Bob Letcher: Remember the ad, “This is not your Father’s Oldsmobile.”—the one with Captain Kirk beaming into his daughter’s Oldsmobile? Well, these days, there isn’t anyone’s Oldsmobile anymore; not yours, not your Father’s, not Captain Kirk’s… it’s all just gone: the nameplate, the jobs, the factories, the towns—and the lights have been turned out. And that’s just at Oldsmobile.
Robert Letcher: Conflicting interests aren’t the only obstacle, either. Ambiguities run through and through the whole matter. I myself benefit from technological breakthroughs that have elevated me from only a bit better than existing into really living. I tell people that I know how Lou Gehrig felt.
Robert Letcher: For decades until the recent economic “troubles”, middle classes readily bought into the elite-serving argument: if we don’t question the morality of—and possible connections between—extreme poverty and extreme wealth, elites will act to assure that most of us will never be as poor as those poor Haitians (best delivered with a Glenn Beck quiver).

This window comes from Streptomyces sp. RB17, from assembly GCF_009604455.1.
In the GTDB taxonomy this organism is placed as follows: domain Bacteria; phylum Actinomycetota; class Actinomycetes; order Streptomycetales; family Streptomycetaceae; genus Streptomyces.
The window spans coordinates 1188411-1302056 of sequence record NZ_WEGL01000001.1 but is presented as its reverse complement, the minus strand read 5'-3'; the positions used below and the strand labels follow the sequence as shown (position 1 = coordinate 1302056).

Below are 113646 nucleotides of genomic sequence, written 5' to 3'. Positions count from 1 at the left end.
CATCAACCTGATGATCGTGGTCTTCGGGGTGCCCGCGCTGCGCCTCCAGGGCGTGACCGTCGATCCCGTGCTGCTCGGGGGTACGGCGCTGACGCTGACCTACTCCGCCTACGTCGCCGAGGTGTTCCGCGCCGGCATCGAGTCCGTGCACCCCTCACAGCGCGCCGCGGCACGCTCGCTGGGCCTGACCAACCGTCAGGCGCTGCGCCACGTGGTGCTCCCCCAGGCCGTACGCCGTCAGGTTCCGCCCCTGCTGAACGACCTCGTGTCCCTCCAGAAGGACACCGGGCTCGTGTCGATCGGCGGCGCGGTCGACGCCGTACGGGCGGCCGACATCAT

To me, that makes education crucial to this country’s future. What will be required to avoid losing? If people detect either that they are no longer being challenged by their work, or if they find themselves reading beer bottle labels under tables, then I would suspect that the country is on its way to History’s Great Dustbin.
“The long memory is the most radical idea in America.” –Utah Phillips, as recalled by Amy Goodman I was reminded of Utah Phillips’ observation as I sat down to write this essay on how we approach public policy for dealing with unemployment during a time of mass unemployment. I intended to start off the essay [...]
“Is there anything in all of that to suggest a way forward”, a colleague asked me, “or are we just stuck here?” This essay draws on Mancur Olson’s “logic of collective action” to address this question by interpreting two anecdotes through Olson’s logic: both anecdotes involve short-sightedness, and in very different ways both involve the [...]